Read this first.
It's my cover story for this week's Eye on Bruce Springsteen, about the shadow he casts over a new generation, a generation who came of age during his fallow years in the irony-laden 90s. For these acts (Constantines, Arcade Fire, Wolf Parade, et al), Springsteen wasn't the ubiquitous force he was for anyone over, say, 33 (old enough to have started high school after Born in the USA had run its course). That generation comes to Springsteen without any serious baggage, and they're finding plenty to love.
And for those who only discovered the man lately, they've actually had a recent decent discography that hints at his greatness: 2005's Devils and Dust, 2006's We Shall Overcome, and the brand new Magic--which is much better than I ever expected it to be. And, if they happen to have at least $100 to spare, they may even have seen the return of the all-powerful E-Street Band since their return in 1999.
Even when Springsteen was reviled by anyone in "alternative" or "underground" circles--a time period that spans most of my adult lifetime--those who discovered his 1982 album Nebraska championed it as a guilty pleasure and/or a gateway drug.
Which is odd to me, as someone who's been a huge Springsteen fan since day one--which was hearing that album's "Atlantic City" on 1050 CHUM in Toronto. As a ten-year-old boy, I loved how different it sounded from everything else on the radio, I wondered who the "chicken man" could possibly be, not to mention what that "little favour" was that he was going to do might be. And, being a morose little lad, I was intrigued by the line: "Everything dies, baby, that's a fact/ but maybe everything that dies someday comes back." Come to think of it, that could be applied to Springsteen's career and current comeback.
I've seen Springsteen twice. The first was at the Amnesty Internatonal concert at Maple Leaf Gardens in 1988, alongside Peter Gabriel, Sting, k.d. lang, Tracy Chapman and Youssou N'Dour. Needless to say, it was unforgettable. When he pink slipped the E Street Band the next year, it took a long time for him to win me back. In fact, I didn't care much what he did at all until they reunited in 1999 and I saw them at the Air Canada Centre--a show that had me weeping with joy from the first 60 seconds as each E Streeter took the stage. And it only got better from there.
Two other guys who were at that show were Steve Lambke and Dallas Wehrle, a couple of hardcore kids from Cambridge who would start a band called the Constantines the next year. That band's career took off after Eye's Stuart Berman wrote this article putting them in a direct lineage to Springsteen (along with Strummer, Fugazi and Sam and Dave). Every other rock critic in North America picked up on the Fugazi-meets-Springsteen comparison and ran with it; the phrase remains a minor albatross for the Constantines to this day--even if it remains somewhat accurate.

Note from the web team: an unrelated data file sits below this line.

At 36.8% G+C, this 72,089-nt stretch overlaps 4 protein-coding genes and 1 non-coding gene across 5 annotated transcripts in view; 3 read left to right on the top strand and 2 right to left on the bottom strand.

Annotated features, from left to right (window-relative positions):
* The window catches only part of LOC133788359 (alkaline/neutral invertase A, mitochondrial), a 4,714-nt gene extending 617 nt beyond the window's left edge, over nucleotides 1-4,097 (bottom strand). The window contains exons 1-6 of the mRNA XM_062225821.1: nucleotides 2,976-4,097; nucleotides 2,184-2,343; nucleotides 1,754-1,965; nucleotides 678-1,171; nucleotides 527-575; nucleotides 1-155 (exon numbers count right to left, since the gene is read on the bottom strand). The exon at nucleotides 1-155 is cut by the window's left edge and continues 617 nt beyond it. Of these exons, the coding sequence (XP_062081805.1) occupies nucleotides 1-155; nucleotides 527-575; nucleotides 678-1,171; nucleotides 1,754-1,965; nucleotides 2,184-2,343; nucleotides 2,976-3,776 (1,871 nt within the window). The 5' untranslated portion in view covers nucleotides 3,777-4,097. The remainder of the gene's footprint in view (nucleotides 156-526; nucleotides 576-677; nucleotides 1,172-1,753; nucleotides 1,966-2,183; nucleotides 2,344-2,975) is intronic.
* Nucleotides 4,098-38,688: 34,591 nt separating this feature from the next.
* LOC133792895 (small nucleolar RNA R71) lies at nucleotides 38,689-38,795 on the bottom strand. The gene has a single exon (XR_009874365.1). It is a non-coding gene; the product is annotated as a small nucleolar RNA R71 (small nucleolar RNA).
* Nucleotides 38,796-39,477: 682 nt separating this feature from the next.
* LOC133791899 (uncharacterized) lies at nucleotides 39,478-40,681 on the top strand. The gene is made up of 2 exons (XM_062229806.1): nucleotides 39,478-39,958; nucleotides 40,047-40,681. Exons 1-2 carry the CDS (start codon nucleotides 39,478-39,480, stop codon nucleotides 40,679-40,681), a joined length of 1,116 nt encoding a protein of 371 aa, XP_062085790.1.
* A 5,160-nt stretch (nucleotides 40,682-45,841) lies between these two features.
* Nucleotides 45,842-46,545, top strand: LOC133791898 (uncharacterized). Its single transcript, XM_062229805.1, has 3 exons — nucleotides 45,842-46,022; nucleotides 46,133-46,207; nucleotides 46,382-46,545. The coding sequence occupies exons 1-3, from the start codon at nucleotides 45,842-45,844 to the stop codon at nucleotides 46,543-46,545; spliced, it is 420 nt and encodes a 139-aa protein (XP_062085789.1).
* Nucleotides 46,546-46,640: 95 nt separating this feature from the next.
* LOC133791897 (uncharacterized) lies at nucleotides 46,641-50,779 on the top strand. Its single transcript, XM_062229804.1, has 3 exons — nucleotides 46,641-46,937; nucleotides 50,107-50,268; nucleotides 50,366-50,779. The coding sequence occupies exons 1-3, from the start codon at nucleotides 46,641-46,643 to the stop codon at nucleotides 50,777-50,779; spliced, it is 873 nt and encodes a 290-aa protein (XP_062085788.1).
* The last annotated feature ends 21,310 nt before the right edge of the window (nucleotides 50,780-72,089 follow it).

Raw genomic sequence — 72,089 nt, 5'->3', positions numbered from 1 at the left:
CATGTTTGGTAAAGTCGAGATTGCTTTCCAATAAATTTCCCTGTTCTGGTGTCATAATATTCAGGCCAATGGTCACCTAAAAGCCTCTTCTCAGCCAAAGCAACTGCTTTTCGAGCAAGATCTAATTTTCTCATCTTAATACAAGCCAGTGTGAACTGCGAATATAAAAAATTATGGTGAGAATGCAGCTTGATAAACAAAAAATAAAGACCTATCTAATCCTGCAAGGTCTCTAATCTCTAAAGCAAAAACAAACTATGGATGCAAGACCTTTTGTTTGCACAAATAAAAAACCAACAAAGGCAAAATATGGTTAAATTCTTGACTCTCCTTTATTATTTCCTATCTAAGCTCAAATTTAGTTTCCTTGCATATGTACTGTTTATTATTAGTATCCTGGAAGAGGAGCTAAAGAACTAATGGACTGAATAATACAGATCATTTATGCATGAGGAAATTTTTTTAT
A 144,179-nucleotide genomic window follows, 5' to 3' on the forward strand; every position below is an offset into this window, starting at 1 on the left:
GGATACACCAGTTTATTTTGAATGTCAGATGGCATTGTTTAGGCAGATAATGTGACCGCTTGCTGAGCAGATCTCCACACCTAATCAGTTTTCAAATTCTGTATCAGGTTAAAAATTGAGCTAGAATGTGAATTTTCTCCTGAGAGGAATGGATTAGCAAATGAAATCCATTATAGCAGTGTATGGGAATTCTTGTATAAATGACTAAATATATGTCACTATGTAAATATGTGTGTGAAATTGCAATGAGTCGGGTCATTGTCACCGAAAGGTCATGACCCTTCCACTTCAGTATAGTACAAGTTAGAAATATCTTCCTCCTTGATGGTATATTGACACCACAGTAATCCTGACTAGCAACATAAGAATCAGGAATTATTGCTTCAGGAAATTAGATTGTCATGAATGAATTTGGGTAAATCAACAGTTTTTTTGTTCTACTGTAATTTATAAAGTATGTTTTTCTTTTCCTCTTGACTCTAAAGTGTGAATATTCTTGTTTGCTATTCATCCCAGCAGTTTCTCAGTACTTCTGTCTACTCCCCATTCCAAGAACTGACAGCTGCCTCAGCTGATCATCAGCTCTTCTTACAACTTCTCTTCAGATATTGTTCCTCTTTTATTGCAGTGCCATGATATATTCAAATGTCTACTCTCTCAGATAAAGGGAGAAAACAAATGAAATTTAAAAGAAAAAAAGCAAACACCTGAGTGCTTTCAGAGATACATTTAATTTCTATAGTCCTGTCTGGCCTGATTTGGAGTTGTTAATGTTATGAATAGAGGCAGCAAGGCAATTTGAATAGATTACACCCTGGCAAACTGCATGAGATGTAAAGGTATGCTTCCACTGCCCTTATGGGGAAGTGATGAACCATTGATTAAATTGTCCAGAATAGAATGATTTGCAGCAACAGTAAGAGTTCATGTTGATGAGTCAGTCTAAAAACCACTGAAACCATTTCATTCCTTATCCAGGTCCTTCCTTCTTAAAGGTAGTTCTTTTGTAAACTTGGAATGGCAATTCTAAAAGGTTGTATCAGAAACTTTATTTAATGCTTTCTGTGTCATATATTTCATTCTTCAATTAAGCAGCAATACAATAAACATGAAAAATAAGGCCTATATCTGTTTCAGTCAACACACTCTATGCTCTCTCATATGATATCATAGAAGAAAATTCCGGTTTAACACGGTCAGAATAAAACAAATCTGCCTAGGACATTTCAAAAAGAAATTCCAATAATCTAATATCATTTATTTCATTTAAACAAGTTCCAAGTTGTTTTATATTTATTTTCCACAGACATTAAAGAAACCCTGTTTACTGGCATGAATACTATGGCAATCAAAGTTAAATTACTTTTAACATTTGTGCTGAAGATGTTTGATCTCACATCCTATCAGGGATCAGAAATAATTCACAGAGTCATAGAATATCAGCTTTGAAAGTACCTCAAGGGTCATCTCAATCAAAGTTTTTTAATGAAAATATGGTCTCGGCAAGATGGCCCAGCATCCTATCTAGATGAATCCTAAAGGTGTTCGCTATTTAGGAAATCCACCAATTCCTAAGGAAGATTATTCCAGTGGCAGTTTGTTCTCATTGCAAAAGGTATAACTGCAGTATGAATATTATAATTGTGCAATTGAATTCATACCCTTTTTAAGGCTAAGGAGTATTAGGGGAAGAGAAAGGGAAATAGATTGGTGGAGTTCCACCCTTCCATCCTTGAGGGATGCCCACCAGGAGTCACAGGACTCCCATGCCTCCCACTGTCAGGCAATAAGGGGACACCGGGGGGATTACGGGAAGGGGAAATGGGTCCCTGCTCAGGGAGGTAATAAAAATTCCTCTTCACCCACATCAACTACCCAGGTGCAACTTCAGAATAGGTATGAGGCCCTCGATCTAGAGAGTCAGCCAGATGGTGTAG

I called the Constantines' Bry Webb to see what he had to say about Springsteen. Tomorrow I'll run my conversation with Merge Records' Mac McCaughan, who not only covered Springsteen in his band Portastatic, but also released the Springsteen-esque Arcade Fire album Neon Bible on his label.
Bry Webb of the Constantines
October 3, 2007
Locale: his cell phone in Montreal
I’ve always been a fan, and never lost my love. But around the time your band started, I noticed people talking about him again. Especially when Stuart Berman’s quote went into every press thing I read about you.
We used to cover “I’m on Fire,” but we actually stopped playing it because that quote was on the loose. It was all that anyone said about us, so we decided to downplay it. But Springsteen was always one of those guys we could all agree on: him and the Clash.
I recall a time when Springsteen was not that people talked about or admitted to liking.
I know what you mean. When I was younger and playing in punk rock bands, maybe I was reluctant to admit liking Springsteen. I started liking Springsteen after I fell in love with the Replacements. [Webb has a tattoo with that band's song title "Left of the Dial."] They were this band that were writing really good songs and playing them loud and being a raucous live band with beautiful, sensitive songs and great lyrics. Then I realized that they were kind of doing a Springsteen thing. I saw Springsteen in a new light and actually started buying his records instead of just knowing the hit singles from Born in the USA.
Musically, you were drawn to it, but what about lyrically? Did that part attract you initially, or did it sink in later?
We sometimes get called a working class band or a blue-collar band, and I’m not sure what that means. And I don’t think Springsteen ever set out to be a blue-collar hero, either. He was writing about subjects that he was close to and knew vividly. That seemed inspiring to me, trying to write honest songs.